When performing hedge fund due diligence, you would assess a reservoir of investment funds and the general partners who own it.
Therefore, there are as many different types of reports as types of due diligence itself. Each corresponding report type has distinguishing properties and format.
Some examples include:
Due diligence summary reports are generally compiled by a company’s internal due diligence team or a paid third-party group. Your team may comprise of attorneys, financial consultants, and any subject matter experts that pertain to the seller.
Overall, the collective expertise should encompass the various business, legal, technical, and financial matters respective to the deal at hand. However, in smaller-scale instances, such as buying a small business, may not require more than one or two professionals.
Conducting due diligence, creating, and reviewing the report should be a team effort.
Meaning, if contracting with an external party, you should not entirely outsource them. Some information may not be meant for them. Internal employees should also be involved in the process.
Most importantly, you need to be certain that the individuals on your team are people that you trust, service agreements aside. The last thing you want is to be left with a faulty investment because of a team’s lackadaisical diligence.
A due diligence questionnaire is a list of investigative questions that is forwarded to the selling company to glean information. Depending on the type of due diligence, it may also be sent to their partners, suppliers, and even customers. The questionnaires should be highly detailed and in-depth.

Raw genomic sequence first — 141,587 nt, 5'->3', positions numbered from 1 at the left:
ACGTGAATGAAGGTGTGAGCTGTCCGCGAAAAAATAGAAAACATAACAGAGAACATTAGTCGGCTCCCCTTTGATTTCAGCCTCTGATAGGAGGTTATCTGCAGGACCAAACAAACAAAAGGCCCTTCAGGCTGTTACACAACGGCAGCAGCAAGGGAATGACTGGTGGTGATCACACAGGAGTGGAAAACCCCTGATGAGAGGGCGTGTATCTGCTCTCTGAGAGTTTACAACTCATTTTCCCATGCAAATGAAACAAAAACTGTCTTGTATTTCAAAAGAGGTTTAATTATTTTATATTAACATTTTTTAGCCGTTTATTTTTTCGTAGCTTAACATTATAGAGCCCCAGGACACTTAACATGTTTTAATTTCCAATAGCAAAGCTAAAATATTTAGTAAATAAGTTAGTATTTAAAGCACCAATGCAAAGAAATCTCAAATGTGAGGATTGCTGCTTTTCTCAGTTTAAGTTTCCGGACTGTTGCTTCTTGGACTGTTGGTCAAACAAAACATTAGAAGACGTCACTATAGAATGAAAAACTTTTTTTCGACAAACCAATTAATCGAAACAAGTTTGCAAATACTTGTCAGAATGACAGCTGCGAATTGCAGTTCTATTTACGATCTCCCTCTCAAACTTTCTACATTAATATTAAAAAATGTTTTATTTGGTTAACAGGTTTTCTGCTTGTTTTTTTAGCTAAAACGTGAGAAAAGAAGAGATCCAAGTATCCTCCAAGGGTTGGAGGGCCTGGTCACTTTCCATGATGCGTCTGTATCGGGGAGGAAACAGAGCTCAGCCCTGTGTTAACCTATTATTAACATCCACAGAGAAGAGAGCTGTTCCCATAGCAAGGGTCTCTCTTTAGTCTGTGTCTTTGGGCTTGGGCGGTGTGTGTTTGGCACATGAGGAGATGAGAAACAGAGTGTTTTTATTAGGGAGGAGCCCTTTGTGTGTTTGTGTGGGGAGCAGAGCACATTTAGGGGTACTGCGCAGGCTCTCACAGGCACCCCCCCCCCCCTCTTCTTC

They should prompt for pertinent information to provide an overview and duly supplement the analyse associated with due diligence.
Before an investment manager or potential buyer starts delving into a business’ secrets, they must sign a Letter of Intent (LOI).
This contractually displays interest in buying or investing in the firm or private equity, however, it is not binding.
Due diligence questionnaires are an essential early step in the process. The questionnaire serves as a means of obtaining the information you need. It offers the party handling the process foreknowledge of what to expect and how to go about it.
Additionally, it will help those executing the process know what to concentrate on and safeguard against misplacing priorities.
Furthermore, due diligence questionnaires, just like the due diligence report, are contingent upon what is being investigated. For example, buy side due diligence questionnaire should be somewhat different from an acquisitions due diligence questionnaire.
By asking the right questions, a prospective investor or buyer will be on the path of well-performed due diligence. Below are some questions that you should be sure to ask the seller when purchasing a firm:
You can utilize a due diligence questionnaire on a DealRoom's platform. Our M&A lifecycle management software includes a variety of pre-built ready to use questionnaires to help teams start due diligence process easily and without time waste.
Visit our playbooks gallery to find a questionnaire you need.
Due diligence is just as important as the deal itself and should be done as meticulously as possible.
Utilizing tools, such as DealRoom’s due diligence management software, helps teams complete due diligence summary reports thoroughly and accurately.
With DealRoom, you can:
DealRoom is easy to use. You can populate DealRoom with your due diligence folders and create due diligence lists right inside the room, instead of sending the due diligence list separately to your clients.
- Ovais A., Investment Banking Associate
DealRoom is a functional due diligence software that helps streamline the process. Traditionally, you would find yourself creating folders within a software and then separately forwarding the due diligence list to clients.
With DealRoom, you are able to seamlessly populate due diligence folders and create lists within the same room.